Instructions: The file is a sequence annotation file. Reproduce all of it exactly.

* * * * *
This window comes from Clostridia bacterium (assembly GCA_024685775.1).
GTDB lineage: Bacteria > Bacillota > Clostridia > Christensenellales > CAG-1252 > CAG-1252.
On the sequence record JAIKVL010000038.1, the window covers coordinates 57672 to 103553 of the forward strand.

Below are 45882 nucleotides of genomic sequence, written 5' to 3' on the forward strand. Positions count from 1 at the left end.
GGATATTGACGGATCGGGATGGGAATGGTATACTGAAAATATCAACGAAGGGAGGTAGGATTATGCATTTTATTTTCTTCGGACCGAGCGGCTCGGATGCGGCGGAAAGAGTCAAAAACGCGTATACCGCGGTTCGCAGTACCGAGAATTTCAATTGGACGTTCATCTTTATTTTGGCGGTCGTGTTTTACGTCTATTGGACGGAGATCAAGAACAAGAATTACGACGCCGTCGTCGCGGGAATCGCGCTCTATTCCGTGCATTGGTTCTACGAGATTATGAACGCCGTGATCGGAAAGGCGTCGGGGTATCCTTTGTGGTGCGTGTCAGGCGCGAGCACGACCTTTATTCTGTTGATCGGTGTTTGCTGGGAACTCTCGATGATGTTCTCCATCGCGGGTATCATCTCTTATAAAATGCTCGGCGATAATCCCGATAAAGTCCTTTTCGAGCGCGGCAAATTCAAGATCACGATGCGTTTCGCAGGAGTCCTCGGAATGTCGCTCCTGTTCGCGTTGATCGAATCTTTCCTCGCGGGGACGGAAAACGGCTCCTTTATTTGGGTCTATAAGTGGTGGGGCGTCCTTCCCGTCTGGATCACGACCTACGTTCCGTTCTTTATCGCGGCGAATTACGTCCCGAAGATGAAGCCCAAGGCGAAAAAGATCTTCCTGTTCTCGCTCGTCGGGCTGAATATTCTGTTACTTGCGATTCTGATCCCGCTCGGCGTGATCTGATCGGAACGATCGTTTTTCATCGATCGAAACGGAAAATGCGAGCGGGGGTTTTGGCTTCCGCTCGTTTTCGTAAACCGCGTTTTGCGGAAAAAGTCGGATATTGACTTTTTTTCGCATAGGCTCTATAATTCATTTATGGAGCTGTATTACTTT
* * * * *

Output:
This window comes from Clostridia bacterium (assembly GCA_024685775.1).
GTDB lineage: Bacteria > Bacillota > Clostridia > Christensenellales > CAG-1252 > CAG-1252.
On the sequence record JAIKVL010000038.1, the window covers coordinates 57672 to 103553 of the forward strand.

Below are 45882 nucleotides of genomic sequence, written 5' to 3' on the forward strand. Positions count from 1 at the left end.
GGATATTGACGGATCGGGATGGGAATGGTATACTGAAAATATCAACGAAGGGAGGTAGGATTATGCATTTTATTTTCTTCGGACCGAGCGGCTCGGATGCGGCGGAAAGAGTCAAAAACGCGTATACCGCGGTTCGCAGTACCGAGAATTTCAATTGGACGTTCATCTTTATTTTGGCGGTCGTGTTTTACGTCTATTGGACGGAGATCAAGAACAAGAATTACGACGCCGTCGTCGCGGGAATCGCGCTCTATTCCGTGCATTGGTTCTACGAGATTATGAACGCCGTGATCGGAAAGGCGTCGGGGTATCCTTTGTGGTGCGTGTCAGGCGCGAGCACGACCTTTATTCTGTTGATCGGTGTTTGCTGGGAACTCTCGATGATGTTCTCCATCGCGGGTATCATCTCTTATAAAATGCTCGGCGATAATCCCGATAAAGTCCTTTTCGAGCGCGGCAAATTCAAGATCACGATGCGTTTCGCAGGAGTCCTCGGAATGTCGCTCCTGTTCGCGTTGATCGAATCTTTCCTCGCGGGGACGGAAAACGGCTCCTTTATTTGGGTCTATAAGTGGTGGGGCGTCCTTCCCGTCTGGATCACGACCTACGTTCCGTTCTTTATCGCGGCGAATTACGTCCCGAAGATGAAGCCCAAGGCGAAAAAGATCTTCCTGTTCTCGCTCGTCGGGCTGAATATTCTGTTACTTGCGATTCTGATCCCGCTCGGCGTGATCTGATCGGAACGATCGTTTTTCATCGATCGAAACGGAAAATGCGAGCGGGGGTTTTGGCTTCCGCTCGTTTTCGTAAACCGCGTTTTGCGGAAAAAGTCGGATATTGACTTTTTTTCGCATAGGCTCTATAATTCATTTATGGAGCTGTATTACTTT